And what about the boys? Are Ms. Nilsson and the other librarians quoted in the article assuming that only girls will read a book about a girl? Because I'm pretty sure the boys have noticed that they have a scrotum, even if they don't know what to call it as the boy with the dog Roy does.

So clearly the librarians are only worried that little girls might make the connection between a dog's scrotum and a man's. God forbid we don't keep the sexes complete mysteries to each other for as long as possible. Because, see, if they're mysteries, the kids won't think about it all. No, they won't think that such mysteries sound "secret, but also important" and then want to find out all they can in their own ways.

I don't know why I'm so worked up about this. Maybe it's because I grew up in a household where you used the proper words for things, not silly euphemisms. Or maybe it's because I met men in college who thought women didn't fart because they'd been so sheltered. Or maybe it's because I know children's librarians who are actually really cool and I hate it when people live up to stereotypes and make my friends look bad by association. I don't know what it is, but this really bugged me.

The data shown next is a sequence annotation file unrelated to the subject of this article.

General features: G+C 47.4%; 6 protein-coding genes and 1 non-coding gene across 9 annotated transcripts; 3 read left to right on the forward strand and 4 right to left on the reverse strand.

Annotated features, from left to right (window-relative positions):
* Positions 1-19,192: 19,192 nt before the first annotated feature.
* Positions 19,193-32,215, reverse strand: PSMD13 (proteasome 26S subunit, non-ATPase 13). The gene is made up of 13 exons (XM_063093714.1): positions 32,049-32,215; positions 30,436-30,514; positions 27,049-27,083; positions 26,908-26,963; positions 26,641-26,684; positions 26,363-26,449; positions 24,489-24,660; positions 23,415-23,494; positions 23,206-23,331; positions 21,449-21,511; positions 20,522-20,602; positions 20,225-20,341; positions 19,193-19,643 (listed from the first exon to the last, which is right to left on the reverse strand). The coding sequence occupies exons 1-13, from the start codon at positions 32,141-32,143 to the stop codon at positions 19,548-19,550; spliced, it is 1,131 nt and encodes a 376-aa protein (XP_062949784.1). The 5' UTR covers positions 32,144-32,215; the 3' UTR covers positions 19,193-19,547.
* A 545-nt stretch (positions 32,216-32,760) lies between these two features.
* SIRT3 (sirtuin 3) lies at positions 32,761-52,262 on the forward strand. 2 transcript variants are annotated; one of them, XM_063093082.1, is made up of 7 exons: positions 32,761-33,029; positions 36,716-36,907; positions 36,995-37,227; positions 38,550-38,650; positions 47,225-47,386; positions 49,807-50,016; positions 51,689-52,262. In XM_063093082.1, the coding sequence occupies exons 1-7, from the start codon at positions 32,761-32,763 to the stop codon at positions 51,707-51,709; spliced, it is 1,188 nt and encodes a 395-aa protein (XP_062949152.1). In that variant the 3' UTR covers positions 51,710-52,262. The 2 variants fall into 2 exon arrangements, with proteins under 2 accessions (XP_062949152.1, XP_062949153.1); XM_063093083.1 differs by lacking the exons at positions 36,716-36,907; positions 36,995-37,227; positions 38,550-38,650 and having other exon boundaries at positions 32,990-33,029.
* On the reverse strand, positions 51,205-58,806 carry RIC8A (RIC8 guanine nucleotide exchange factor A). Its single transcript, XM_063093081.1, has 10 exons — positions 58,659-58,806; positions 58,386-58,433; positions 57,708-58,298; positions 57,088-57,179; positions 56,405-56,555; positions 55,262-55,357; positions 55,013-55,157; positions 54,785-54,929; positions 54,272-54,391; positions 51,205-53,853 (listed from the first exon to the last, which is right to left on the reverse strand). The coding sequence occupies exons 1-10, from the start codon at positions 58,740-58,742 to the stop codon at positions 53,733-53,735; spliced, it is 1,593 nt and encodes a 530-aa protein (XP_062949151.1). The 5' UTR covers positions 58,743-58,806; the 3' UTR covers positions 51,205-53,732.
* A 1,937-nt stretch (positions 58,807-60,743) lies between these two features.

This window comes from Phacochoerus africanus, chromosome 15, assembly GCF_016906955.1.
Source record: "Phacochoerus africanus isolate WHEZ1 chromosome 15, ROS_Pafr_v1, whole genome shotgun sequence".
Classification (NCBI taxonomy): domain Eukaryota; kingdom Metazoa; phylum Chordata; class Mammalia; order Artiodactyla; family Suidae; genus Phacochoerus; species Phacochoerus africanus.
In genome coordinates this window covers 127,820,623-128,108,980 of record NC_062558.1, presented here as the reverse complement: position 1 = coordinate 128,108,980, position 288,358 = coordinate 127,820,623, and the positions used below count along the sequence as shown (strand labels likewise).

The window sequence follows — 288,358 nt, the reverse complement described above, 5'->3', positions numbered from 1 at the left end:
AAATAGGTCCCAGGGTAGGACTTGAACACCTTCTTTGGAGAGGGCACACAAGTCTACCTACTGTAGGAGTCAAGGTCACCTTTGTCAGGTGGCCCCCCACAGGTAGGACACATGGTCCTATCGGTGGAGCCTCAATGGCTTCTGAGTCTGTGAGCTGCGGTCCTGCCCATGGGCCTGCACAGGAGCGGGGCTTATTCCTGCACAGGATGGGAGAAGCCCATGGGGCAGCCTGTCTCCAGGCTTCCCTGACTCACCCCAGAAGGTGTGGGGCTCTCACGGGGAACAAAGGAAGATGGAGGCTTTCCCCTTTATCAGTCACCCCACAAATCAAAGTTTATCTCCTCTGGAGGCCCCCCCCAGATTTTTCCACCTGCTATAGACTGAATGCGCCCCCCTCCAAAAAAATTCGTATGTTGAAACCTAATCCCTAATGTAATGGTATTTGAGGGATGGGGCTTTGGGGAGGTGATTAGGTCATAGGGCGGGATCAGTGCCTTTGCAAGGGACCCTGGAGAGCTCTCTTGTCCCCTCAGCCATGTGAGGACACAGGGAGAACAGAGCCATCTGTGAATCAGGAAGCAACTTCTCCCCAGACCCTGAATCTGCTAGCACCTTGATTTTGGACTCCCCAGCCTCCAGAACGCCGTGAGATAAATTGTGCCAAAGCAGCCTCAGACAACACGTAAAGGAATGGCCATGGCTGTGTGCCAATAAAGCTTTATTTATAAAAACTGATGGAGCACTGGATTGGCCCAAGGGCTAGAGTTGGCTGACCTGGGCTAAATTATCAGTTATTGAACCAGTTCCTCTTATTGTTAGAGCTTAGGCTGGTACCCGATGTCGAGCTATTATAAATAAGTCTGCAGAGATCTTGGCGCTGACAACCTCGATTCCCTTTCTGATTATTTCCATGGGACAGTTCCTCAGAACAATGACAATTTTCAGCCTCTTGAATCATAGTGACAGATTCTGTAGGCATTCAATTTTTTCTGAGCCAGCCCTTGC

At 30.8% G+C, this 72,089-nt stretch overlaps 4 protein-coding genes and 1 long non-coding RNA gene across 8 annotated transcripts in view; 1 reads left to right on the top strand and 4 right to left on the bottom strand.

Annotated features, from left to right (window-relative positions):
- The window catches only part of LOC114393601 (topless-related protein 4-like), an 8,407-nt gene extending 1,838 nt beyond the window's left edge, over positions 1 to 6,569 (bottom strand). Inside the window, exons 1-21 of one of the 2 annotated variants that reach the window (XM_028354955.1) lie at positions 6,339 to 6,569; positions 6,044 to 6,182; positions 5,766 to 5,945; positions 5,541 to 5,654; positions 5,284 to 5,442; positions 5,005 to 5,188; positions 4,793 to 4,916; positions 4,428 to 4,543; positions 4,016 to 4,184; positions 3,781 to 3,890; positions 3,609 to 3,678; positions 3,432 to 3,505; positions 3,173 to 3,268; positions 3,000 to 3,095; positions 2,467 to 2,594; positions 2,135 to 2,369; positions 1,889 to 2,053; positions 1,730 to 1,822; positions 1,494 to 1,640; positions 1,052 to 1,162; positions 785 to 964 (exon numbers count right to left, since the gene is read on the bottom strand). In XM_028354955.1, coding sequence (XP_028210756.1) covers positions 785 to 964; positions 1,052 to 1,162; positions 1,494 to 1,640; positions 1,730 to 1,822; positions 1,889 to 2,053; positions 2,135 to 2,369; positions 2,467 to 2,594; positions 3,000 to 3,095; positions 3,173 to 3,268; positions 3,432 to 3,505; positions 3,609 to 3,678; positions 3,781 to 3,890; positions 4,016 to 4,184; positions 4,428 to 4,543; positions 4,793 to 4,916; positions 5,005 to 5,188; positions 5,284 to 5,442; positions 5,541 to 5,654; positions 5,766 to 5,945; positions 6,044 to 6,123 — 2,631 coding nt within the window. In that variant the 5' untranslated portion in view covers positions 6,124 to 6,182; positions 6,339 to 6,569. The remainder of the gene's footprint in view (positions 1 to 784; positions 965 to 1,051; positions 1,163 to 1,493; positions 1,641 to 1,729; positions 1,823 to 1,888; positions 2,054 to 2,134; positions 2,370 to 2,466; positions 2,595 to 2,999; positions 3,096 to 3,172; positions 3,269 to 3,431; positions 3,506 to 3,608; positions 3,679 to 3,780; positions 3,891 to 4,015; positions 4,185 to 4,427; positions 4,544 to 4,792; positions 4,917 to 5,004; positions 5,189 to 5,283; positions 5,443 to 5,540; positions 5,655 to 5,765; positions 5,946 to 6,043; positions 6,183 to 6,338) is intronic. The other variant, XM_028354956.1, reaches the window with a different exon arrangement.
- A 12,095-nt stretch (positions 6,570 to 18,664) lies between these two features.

14 comments:

Gemma said...

Thank the gods my dog does not have a scrotum anymore, because who knows what you'd be doing with it, you sickly permissive libertine!!

But seriously, the only thing more horrible and emotionally scarring than seeing the word "scrotum" in a book at a tender age would be, oh, I dunno... watching the Superbowl halftime show, managing to stay awake and glimpsing a momentary view of a 30something breast decorated with a weird silver disc thingy. We as a society have a fantastic ability to get our knickers in a twist over things that are anything but twist-worthy.

Oh, and sorry about all the dog hair. Feel free to wrap Wiley in Saran wrap until I come get him.

Miss you!

Dr. Virago said...

Hey, the dog hair's not Wiley's fault. It's my/our fault for not keeping up on the vacuuming. And having a well-insulated house that has started him blowing his coat *way* early. Seriously -- huge clumps of undercoat trail him from room to room. What's up with that? It's winter!

Meanwhile, back to the topic of the post:

We as a society have a fantastic ability to get our knickers in a twist over things that are anything but twist-worthy.

Hey, speak for yourself. I only get my knickers in a twist over librarians who misread childrens books and get *their* knickers in a twist. I think that makes me meta-twisty.

Tenured Radical said...

I think we should all respond to this by vowing to use the word "scrotum" in a lecture at least once this week.

TR

k8 said...

Some of the librarian blogs and listservs have been discussing this. I blogged about it very briefly yesterday, but I didn't have the patience to write about as well as you did. Most of what I've read on the CCBC listserv indicates that most people find the whole "controversy" absurd.

On a similar note, a couple years ago when I attended the ALAN (Assembly on Literature for Adolescents), several authors mentioned that they knew they had 'made it' once one of their books had been challenged. It is a badge of honor, of sorts - one that I think I approve of.